Workshop participants will share their work at two public events:
Final Workshop Presentation (LIVE)
Saturday, September 20 (2:00 – 4:30 PM)
Tsinghua University, Academy of Arts & Design
Building B, Room 413. 清华大学美术院 B 座 413
Maps: Google or Baidu
#cultural preservation #electric vehicles #bicycle urbanism #food systems #energy #land use
Smart City Expo @ Beijing Design Week
Thursday, September 25 – Friday, October 3 (All day)
China Millennium Monument, Exhibition Hall.
More info about Beijing Design Week here.
Project updated by Alice Fang, Aiwa Musihua, Caroline Nowacki, Qihan (Philip) Luo
Every hutong we visit seems steeped in stories. There are different stories for different times of day—different groups of people catching the breeze by their doors, different tones and colors like the rush of life when children are let loose from the neighboring elementary school. We are, at once, participants and observers. As researchers, we take in the life and the sights around us, interviewing elderly couples sitting by their doorway, and stopping to ask children where they play. But needless to say, we have likely also become the object of dinnertime conversation for the families of people we interviewed.
Static scenes in the hutong present stories begging to be told. Here, a Buick is parked next to chickens, and a trash can with red wine, half eaten 馒头 [buns], and other trash.
Continue reading Cultural Preservation, Team Update #2
Project update by Tucker Bryant, Zirai Huang, Mercedes Peterson, Yuxiao Pu
Fantastic Fieldwork in Fugoli + Fenghuiyuan 一级棒的富国里和丰汇园实地调研
Today we dove feet first into the fieldwork aspect of our Land Use Project; quite literally managed to land inside a taxi right off campus, hustling inside before we even gave the driver a chance to blink. Tucker, Yuxiao, Ray and I decided to try out a couple different methods of transportation other than our usual subway rides; this had the twofold purpose of trying to master the Beijing traffic situation as well as experiencing the slightly strange adventure that cabbing in Beijing entails.
Continue reading Land Use, Team Update #2
Project update by Valerie Gamao, Joyce Hujing, J.K., Yipei Shen, Elaine Zhou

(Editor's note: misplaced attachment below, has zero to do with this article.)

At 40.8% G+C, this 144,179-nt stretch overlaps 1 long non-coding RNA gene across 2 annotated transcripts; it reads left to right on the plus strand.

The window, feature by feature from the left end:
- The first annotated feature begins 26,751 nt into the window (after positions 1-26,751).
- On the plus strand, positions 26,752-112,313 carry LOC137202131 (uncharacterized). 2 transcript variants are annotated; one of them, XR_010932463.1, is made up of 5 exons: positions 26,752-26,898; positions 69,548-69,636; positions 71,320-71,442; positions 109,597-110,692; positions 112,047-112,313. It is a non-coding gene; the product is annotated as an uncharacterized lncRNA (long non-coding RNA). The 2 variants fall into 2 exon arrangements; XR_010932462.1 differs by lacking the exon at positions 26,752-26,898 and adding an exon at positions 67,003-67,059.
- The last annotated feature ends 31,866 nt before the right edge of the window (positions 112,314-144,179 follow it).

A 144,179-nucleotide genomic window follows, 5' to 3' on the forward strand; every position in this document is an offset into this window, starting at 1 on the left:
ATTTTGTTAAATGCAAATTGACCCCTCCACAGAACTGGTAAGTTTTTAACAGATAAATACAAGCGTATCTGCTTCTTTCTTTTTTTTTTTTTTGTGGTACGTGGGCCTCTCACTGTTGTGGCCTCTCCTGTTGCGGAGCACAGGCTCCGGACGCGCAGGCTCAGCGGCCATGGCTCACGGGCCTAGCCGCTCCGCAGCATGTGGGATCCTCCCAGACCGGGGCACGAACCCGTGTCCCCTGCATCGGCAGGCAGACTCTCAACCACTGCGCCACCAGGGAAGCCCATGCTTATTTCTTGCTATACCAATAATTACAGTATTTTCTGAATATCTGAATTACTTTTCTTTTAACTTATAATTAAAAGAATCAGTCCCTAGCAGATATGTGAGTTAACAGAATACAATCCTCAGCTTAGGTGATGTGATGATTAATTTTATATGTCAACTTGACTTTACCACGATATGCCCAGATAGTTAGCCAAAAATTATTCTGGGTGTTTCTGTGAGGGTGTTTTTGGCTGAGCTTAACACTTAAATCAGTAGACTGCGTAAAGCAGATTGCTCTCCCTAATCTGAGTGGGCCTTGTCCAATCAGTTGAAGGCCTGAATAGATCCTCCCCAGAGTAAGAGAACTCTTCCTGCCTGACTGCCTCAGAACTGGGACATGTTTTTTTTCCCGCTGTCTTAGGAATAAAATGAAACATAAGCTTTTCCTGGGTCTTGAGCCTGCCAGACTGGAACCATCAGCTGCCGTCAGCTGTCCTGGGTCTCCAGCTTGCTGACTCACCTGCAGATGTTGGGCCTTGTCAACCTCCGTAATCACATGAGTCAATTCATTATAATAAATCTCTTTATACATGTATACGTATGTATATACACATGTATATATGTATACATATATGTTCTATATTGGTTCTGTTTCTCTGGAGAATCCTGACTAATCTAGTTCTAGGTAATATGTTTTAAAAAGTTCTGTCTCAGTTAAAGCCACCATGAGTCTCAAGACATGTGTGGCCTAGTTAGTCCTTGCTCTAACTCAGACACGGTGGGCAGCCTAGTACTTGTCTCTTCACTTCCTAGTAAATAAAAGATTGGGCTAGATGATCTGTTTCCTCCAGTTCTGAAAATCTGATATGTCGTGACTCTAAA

Our recent focus has been understanding the ecosystem of the various different bicycle livelihoods — from providing services like recycling or parcel delivery, to providing goods and products like food or phone cases, and from legal status to illegal status.
First, we learned that a bicycle livelihood used to be, and has the potential to be very lucrative. The parcel delivery guy moved to Beijing specifically because of his job, and the person who collects recycled good reminisced the “good old days”, when one can make almost 10,000 RMB/month (a salary higher than that of a recent Tsinghua grad). It’s a service that the people enjoy and still enjoy using, considering that the recycling man oftentimes receives calls from a set of clients that he has.
Second, we learned that even though the pay is above average and working conditions relatively pleasant and flexible, some of our interviewees still did not tell their families about their jobs due to a sense of embarrassment. However, other individuals were more than happy to share with us their stories.
Continue reading Bicycle Urbanism, Team Update #2
Project update by Geena Chen, William Woo, Sophia Wu, Fay Yang
We discovered firsthand at the Tesla showroom that Tesla vehicles are very intentionally marketed towards an elite set of users. In the front and back trunks of the display Teslas were an expensive foldable bike and a duffel bag of golf clubs. The wall advertisements also showed a Tesla parked at a golf course. The images advertised the Tesla as a luxury plaything.
On the other hand, the grandfather we spoke to on the street brought the discussion back to practicality. His three-wheel electric bike, which is able to squeeze through traffic and requires low costs to purchase and maintain.
Continue reading Electric Vehicles, Team Update #2
Project update by Adriana Baird, Moon, Han Lin (Nancy), Alec Hogan, Zoey Zhou Yang
After a guest lecture from Professor Xie of the NRDC on sustainable urban development, our group took a moment to organize and restructure the plan for our Food Systems project. We discussed and defined the overall objectives of the group project: to conduct the initial research on the relationship between food preferences and urban development that could be used to delve further into to the food systems subject in the future. From there, we decided to focus on three topics within food systems: Quality, Waste, and Culture.
Some examples of questions we hope to address in these topics are:
- Where does food come from?
- Is food quality a factor in the decision to buy food from a certain vendor?